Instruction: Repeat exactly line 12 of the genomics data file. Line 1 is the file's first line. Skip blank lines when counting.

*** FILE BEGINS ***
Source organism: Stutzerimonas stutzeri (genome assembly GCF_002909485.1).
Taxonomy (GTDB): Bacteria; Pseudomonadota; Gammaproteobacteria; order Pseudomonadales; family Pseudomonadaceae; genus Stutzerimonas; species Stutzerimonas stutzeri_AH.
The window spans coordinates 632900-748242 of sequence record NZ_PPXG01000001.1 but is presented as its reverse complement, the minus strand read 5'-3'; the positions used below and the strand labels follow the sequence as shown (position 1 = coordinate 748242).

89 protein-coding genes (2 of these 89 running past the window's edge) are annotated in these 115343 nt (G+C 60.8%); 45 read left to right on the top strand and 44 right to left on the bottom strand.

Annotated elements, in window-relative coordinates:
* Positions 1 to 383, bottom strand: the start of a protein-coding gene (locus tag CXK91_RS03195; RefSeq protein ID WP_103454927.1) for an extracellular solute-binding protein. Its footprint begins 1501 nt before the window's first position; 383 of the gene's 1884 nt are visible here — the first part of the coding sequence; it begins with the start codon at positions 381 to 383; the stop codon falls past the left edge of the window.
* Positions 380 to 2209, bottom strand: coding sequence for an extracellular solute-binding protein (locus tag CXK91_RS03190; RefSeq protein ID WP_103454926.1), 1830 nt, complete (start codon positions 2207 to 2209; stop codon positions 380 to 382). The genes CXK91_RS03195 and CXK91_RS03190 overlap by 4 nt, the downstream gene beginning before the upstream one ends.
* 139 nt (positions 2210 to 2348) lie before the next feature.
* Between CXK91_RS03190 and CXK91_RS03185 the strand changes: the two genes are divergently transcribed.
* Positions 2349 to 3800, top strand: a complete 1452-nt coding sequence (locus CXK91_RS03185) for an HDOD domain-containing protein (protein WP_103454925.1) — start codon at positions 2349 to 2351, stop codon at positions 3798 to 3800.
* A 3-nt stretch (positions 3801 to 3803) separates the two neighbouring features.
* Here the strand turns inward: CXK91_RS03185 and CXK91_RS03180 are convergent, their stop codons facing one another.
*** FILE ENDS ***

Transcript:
* Here the strand turns inward: CXK91_RS03185 and CXK91_RS03180 are convergent, their stop codons facing one another.